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Old 13-09-2009, 15:45   #1
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St. Augustine Local Transport Samaritan?

Well, as always, in cruising, stuff happens. This time it's the Honda eu2000i genset, which we'll have to get to a service shop, my having exhausted my troubleshooting and spare parts abilities.

We're anchored off the City Marina north of the Lions (currently in storage for those in the know about the bridge); is there anyone reading who might be willing to run us to whomever we find who can work on it? Yes, of course, we can taxi - but we'd rather make the acquaintance of another cruiser and avoid the cost/inconvenience if it works out.

Respond to skipgundlach@gmail.com or 770-887-0397; we have a killer connection here, allowing our vonage phones and other internet capabilities.

Thanks.

L8R

Skip

PS Thanks to all the prior respondents WRT channel and anchorage and dinghy docking. Uneventful entry and anchoring, we have used the marina dinghy dock and enjoyed the showers :{))

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Old 14-09-2009, 11:38   #2
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Abort, Abort :{))

We have two girls aboard who are homeschooled. In Loco Parentis, we are charged with giving them at least one new concept every day.

So, in prep for some of the input I'd received WRT the Honda generator, and pursuing my unwillingness to give up so easily, I set to additional troubleshooting today before calling any of the leads I'd developed for service.

I called the girls out and gave them a seminar on internal combustion engines, including troubleshooting. We checked the oil (full), so if there were an interrupt it would have been the oil level sensor. While I'd determined how to bypass it, I wanted to isolate the problem, so I didn't address that directly.

As the only thing which prevents an IC (internal combustion) engine from running is ignition, fuel or air, I started at the top (literally) and pulled the spark plug, having discovered the correct gap in the manual (always, I RTFM [read the freakin' manual!] when I'm stymied; usually I do it first, but the spark plug had looked great, so I didn't start there in my first explorations). It was within tolerance, but at the wide end, so I showed them how to read and gap it to the short end, and how to reinstall it with the proper level of torque.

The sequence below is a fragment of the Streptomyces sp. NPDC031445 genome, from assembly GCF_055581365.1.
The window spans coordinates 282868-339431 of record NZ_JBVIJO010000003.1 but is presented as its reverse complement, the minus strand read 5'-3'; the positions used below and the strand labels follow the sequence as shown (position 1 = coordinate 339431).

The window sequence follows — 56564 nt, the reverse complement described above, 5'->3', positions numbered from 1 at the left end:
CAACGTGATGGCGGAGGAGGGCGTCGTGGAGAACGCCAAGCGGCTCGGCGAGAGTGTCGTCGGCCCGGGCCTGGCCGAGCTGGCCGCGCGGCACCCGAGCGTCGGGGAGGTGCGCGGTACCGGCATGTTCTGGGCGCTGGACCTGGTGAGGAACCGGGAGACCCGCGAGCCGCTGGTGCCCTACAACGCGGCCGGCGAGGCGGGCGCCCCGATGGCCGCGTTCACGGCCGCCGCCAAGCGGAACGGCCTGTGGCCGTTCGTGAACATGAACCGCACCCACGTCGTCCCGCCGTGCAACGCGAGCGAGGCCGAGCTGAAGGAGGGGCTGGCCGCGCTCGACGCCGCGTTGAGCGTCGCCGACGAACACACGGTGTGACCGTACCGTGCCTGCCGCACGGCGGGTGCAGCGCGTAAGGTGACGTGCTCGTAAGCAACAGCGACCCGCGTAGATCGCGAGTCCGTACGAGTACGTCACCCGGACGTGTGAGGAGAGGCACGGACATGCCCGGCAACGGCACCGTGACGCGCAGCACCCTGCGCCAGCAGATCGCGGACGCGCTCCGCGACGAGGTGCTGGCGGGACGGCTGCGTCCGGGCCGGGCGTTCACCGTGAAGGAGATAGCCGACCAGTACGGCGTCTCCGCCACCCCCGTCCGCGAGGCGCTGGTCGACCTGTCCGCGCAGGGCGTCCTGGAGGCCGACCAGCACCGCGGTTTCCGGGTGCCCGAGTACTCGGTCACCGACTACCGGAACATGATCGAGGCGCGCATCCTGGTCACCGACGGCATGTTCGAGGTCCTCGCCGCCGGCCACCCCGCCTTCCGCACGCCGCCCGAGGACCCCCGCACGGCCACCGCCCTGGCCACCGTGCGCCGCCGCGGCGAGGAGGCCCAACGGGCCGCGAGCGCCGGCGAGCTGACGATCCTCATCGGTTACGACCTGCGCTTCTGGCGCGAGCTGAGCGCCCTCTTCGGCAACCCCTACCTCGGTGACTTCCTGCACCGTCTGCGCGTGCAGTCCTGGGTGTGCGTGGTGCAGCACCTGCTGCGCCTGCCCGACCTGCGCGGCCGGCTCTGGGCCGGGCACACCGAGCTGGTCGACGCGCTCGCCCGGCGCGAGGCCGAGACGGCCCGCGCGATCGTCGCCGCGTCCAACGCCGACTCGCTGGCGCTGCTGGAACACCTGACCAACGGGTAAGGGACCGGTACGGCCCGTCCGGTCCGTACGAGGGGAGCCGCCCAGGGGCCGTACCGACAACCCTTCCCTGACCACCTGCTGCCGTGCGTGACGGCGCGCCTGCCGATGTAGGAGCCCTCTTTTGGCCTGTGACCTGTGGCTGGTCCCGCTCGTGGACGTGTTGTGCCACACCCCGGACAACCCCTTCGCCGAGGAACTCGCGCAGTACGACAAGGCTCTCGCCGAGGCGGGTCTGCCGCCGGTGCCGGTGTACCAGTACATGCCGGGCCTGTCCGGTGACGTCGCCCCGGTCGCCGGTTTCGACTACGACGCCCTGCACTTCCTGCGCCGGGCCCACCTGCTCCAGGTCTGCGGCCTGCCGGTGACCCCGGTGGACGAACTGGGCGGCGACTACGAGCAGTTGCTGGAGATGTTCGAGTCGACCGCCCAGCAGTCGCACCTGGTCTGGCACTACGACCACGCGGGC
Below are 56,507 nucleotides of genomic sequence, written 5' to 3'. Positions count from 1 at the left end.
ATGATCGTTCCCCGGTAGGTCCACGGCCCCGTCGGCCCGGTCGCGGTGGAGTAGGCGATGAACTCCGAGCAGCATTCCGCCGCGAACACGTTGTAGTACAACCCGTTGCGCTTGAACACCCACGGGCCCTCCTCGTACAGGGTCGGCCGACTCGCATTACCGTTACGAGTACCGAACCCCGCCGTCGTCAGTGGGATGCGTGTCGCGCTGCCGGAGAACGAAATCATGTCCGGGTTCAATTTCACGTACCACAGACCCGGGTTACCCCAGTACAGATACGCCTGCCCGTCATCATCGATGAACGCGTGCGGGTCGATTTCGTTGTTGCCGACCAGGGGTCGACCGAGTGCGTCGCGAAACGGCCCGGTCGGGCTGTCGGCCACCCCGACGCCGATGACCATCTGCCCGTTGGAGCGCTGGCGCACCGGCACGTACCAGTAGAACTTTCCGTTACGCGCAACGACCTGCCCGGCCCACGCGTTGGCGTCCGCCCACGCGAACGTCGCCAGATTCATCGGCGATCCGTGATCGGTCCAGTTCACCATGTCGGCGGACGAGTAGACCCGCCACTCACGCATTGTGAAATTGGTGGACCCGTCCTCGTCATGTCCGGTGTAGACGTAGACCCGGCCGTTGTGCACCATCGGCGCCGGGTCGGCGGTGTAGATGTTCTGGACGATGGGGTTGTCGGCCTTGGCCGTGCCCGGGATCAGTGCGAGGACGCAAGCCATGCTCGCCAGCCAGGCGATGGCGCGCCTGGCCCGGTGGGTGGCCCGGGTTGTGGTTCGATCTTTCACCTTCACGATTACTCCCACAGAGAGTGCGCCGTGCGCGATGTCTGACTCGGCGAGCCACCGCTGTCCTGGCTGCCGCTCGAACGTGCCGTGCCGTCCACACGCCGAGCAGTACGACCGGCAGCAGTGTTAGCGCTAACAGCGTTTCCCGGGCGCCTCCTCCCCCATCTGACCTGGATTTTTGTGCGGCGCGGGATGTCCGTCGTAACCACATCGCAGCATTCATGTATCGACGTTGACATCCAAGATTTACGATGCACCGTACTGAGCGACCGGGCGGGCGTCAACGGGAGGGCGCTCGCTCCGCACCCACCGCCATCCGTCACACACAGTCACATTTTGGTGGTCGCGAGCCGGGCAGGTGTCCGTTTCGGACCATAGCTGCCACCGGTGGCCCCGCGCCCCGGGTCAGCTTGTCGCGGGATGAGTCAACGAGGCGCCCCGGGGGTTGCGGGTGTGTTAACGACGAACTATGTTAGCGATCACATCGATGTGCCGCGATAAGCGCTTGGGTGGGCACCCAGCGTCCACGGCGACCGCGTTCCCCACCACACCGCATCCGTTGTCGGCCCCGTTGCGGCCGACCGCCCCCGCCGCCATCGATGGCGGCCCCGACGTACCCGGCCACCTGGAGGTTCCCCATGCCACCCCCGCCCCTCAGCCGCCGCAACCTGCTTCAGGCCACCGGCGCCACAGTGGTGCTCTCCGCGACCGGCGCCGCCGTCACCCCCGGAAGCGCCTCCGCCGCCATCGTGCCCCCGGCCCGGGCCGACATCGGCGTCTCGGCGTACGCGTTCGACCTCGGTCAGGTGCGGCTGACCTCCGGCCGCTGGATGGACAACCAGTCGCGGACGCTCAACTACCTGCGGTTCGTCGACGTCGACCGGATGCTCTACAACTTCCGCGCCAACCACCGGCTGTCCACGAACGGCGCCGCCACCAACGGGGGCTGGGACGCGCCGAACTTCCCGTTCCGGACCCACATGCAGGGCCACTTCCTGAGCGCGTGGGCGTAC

Still no joy. On to the second: I disconnected the fuel line at the carburetor (they learned about fuel injection and carbs in the introduction) and was rewarded with a steady flow. Put it back on and tried to drain the carburetor. No joy in getting the screw to move, so I couldn't prove that there was fuel there. Also, while I'd spritzed it repeatedly with WD40, trying to get ignition in my earlier attempts, I theorized that it wasn't volatile enough, and had been wrestling with how to get gasoline into the opening.

I settled on a paper towel, held under the fuel line while I pulled it off. Saturated, I wadded it up and stuck it into the opening with the choke opened, and pulled the starter.

It ran :{)) - and I let it run for a bit, presuming it was getting its fuel from the towel, but also, fully choked by virtue of the paper towel, may have been pulling fuel through the carb. So, I stopped it after a bit, and extracted all the little bits of paper towel stuck to the choke plate, choked it, and started it again.

Still running, I ran it rich for a time, and turned off the eco-switch, which when on forces it to run full throttle all the time. Still runs. JOY!

Switched the eco back on and it purred like a kitten. I presume it was the same sort of problem I'd met in both the outboards, which weren't very happy starting initially, either - crummy Bahamas fuel, which had been in each. So, the lesson also included information about varnish formation, and the importance of adding fuel stabilizer if the engine is going to be left for some time. Of course, our initial expectation had been that we'd be there for a very brief time, so I hadn't done that. Lesson for me, too, and, likely, being in teaching mode helped me more efficiently arrive at the solution, so it was very helpful to have been put in the position of teacher for the girls...